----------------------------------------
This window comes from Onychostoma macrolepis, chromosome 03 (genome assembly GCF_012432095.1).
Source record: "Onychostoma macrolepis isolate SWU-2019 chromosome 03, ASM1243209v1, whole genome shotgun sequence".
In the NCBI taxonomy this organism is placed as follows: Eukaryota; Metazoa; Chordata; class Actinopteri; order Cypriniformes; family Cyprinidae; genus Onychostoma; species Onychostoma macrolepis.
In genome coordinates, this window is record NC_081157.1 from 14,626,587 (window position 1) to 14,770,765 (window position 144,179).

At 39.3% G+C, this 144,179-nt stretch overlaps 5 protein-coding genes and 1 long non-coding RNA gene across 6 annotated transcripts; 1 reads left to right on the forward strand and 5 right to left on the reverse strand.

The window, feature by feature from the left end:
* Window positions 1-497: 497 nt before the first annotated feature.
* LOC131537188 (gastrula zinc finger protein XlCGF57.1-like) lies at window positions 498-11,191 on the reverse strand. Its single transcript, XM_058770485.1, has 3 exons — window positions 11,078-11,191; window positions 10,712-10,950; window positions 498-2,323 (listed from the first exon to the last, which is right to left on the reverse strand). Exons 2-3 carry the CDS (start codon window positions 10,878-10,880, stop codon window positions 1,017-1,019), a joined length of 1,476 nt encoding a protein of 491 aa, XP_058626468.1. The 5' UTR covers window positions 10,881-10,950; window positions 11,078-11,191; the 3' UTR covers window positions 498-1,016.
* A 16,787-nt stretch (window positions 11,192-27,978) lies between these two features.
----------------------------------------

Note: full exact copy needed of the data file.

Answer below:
This window comes from Onychostoma macrolepis, chromosome 03 (genome assembly GCF_012432095.1).
Source record: "Onychostoma macrolepis isolate SWU-2019 chromosome 03, ASM1243209v1, whole genome shotgun sequence".
In the NCBI taxonomy this organism is placed as follows: Eukaryota; Metazoa; Chordata; class Actinopteri; order Cypriniformes; family Cyprinidae; genus Onychostoma; species Onychostoma macrolepis.
In genome coordinates, this window is record NC_081157.1 from 14,626,587 (window position 1) to 14,770,765 (window position 144,179).

At 39.3% G+C, this 144,179-nt stretch overlaps 5 protein-coding genes and 1 long non-coding RNA gene across 6 annotated transcripts; 1 reads left to right on the forward strand and 5 right to left on the reverse strand.

The window, feature by feature from the left end:
* Window positions 1-497: 497 nt before the first annotated feature.
* LOC131537188 (gastrula zinc finger protein XlCGF57.1-like) lies at window positions 498-11,191 on the reverse strand. Its single transcript, XM_058770485.1, has 3 exons — window positions 11,078-11,191; window positions 10,712-10,950; window positions 498-2,323 (listed from the first exon to the last, which is right to left on the reverse strand). Exons 2-3 carry the CDS (start codon window positions 10,878-10,880, stop codon window positions 1,017-1,019), a joined length of 1,476 nt encoding a protein of 491 aa, XP_058626468.1. The 5' UTR covers window positions 10,881-10,950; window positions 11,078-11,191; the 3' UTR covers window positions 498-1,016.
* A 16,787-nt stretch (window positions 11,192-27,978) lies between these two features.